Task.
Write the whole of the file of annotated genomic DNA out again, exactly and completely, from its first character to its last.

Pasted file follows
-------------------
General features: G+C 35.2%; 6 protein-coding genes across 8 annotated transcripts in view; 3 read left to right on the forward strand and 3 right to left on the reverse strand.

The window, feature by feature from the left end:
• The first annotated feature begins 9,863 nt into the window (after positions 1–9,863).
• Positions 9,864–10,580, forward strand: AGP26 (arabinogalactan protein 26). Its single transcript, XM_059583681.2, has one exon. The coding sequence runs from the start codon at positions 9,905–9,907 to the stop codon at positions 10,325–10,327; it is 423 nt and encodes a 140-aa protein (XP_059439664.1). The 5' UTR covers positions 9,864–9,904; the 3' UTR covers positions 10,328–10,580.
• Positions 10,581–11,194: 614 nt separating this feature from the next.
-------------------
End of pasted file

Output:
General features: G+C 35.2%; 6 protein-coding genes across 8 annotated transcripts in view; 3 read left to right on the forward strand and 3 right to left on the reverse strand.

The window, feature by feature from the left end:
• The first annotated feature begins 9,863 nt into the window (after positions 1–9,863).
• Positions 9,864–10,580, forward strand: AGP26 (arabinogalactan protein 26). Its single transcript, XM_059583681.2, has one exon. The coding sequence runs from the start codon at positions 9,905–9,907 to the stop codon at positions 10,325–10,327; it is 423 nt and encodes a 140-aa protein (XP_059439664.1). The 5' UTR covers positions 9,864–9,904; the 3' UTR covers positions 10,328–10,580.
• Positions 10,581–11,194: 614 nt separating this feature from the next.